Date of Award

August 2016

Degree Type


Degree Name

Doctor of Philosophy



First Advisor

Wilfred T. Tysoe

Committee Members

Dennis Bennett, Peter Geissinger, Alan Schwabacher, Jorg Woehl


Back-Gating Effect, Gold-Nanoparticle Arrays, Isocyanide- and Thiol-Terminated Aromatic Molecules, Molecular Electronics, Tuning the Gold Fermi Level, Tunneling Barrier


In 1947, Bell Laboratories produced an amplifier design in which an electric field would enhance the flow of electrons near the surface of a layer of silicon, it was called the “point-contact transistor”, the world’s first semiconductor amplifier. In order to minimize the electronic circuit elements (device miniaturization), the ability to utilize single molecules that function as self-contained electronic devices (molecular electronics) has motivated researchers around the world. Molecular electronics investigates single molecules and collections of molecules assembled into electronic circuits. Currently, semiconductor devices are fabricated using a “top-down” approach that employs lithographic and etch techniques to pattern a substrate, but as feature sizes decrease, the top-down approach becomes challenging. As a result, circuits are synthesized using a “bottom-up” approach that builds small structures from molecules.

In 1959, Nobel Laureate Richard Feynman gave his famous lecture “There's Plenty of Room at the Bottom” to an American Physical Society meeting at Caltech, where he he discussed the use of single molecules or atoms to build nano-devices, sizes that cannot be built using traditional lithographic techniques.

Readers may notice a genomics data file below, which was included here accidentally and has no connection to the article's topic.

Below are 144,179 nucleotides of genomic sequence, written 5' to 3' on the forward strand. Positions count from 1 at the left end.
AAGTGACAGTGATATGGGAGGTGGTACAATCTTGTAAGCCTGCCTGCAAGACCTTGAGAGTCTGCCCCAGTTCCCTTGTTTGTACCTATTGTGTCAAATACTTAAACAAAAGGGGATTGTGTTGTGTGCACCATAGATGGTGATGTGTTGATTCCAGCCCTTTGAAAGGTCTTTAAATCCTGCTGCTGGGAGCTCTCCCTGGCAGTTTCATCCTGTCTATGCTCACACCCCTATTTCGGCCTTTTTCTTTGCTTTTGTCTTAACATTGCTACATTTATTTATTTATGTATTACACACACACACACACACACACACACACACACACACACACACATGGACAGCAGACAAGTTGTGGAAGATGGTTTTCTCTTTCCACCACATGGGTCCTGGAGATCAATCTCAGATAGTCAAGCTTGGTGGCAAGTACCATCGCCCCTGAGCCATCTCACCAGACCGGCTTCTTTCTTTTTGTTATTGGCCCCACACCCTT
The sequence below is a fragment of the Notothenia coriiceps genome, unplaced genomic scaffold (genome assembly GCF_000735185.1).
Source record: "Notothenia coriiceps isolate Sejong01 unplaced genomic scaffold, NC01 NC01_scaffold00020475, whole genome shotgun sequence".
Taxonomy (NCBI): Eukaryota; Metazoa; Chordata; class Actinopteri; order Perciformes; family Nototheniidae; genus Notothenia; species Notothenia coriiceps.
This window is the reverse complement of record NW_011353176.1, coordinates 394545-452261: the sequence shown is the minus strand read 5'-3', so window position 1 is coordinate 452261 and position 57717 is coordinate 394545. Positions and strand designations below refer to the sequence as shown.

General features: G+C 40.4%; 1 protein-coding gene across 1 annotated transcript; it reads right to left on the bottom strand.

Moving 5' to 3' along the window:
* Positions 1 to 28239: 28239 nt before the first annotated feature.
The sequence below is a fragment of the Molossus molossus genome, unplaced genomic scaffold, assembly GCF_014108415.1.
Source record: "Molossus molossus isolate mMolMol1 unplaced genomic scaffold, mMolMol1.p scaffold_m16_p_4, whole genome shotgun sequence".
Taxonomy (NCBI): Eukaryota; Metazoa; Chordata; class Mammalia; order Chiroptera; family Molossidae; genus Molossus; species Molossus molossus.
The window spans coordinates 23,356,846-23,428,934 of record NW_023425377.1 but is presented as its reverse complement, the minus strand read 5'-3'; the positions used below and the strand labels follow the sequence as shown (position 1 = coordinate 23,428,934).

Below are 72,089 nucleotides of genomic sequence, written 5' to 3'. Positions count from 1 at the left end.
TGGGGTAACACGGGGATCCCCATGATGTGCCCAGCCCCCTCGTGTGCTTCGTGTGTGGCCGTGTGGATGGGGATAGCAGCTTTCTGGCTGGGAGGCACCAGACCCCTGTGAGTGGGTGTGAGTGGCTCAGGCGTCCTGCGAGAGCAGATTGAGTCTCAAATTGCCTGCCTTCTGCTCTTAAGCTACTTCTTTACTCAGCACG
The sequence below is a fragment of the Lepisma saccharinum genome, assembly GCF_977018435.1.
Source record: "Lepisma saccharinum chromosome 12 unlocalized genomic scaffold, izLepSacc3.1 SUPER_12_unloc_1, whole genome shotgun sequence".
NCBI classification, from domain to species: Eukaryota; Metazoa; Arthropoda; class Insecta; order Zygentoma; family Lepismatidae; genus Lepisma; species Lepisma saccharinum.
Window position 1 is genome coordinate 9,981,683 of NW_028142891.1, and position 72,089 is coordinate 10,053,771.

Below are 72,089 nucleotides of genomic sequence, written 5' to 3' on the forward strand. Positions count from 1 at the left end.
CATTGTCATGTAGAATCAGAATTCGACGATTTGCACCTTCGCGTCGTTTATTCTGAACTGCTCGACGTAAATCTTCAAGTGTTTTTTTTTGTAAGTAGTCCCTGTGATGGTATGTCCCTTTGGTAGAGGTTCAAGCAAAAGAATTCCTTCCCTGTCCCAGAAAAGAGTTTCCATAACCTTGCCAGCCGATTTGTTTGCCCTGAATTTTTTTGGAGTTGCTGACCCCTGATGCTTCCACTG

In 1974, Aviram and Ratner postulated a very simple electronic device, based on the use of a single organic molecule, and by modulating HOMO and LUMO orbitals to produce a ‘molecular rectifier’.

In this work, a new strategy for building molecular electronics is investigated; by using different organic linkers that self-assemble and bridge gold nanoparticles in order to create electron-transfer pathways between them. This involves measuring the electrical properties and surface structures of isocyanide- and thiol-terminated aromatic molecules. It was found that diisocyanides and dithiols with one, two, and three benzene rings can form oligomeric chains linking between gold nanoparticle arrays on mica in order to decrease the tunneling barrier and enhance the conductivity. The results showed that these molecules generally form oligomeric bridges when dosed on gold-nanoparticle arrays, and that the tunneling barrier can be affected by the number of phenyl rings for each molecule where it was observed that the energy barrier increased when increasing the molecular length (number of benzene rings) of the linker molecule. For example, the slopes of plots of ln (film resistance versus 1⁄√T, denoted α versus ln (Ro), where Ro is the resistance of the initial nanoparticle array before dosing, for 1,4-benzenedithiol (BDT), 4,4′-biphenyldithiol (BPDT), and 4,4″-terphenyldithiol (TPDT) were analyzed to show that the height of the tunneling barrier increases with increasing number of benzene rings, which means that increased extent of conjugation does not necessarily lead to lower tunneling barrier. Biphenyl and terphenyl molecules can adopt a twisted ring configuration which appears to be observed for BPDT and TPDT. This distortion may decrease the conjugation by reducing the orbital overlap between adjacent aromatic rings. Consequently, the poly-phenyl dithiol molecules have higher tunneling barrier than benzene dithiol (Chapter 6).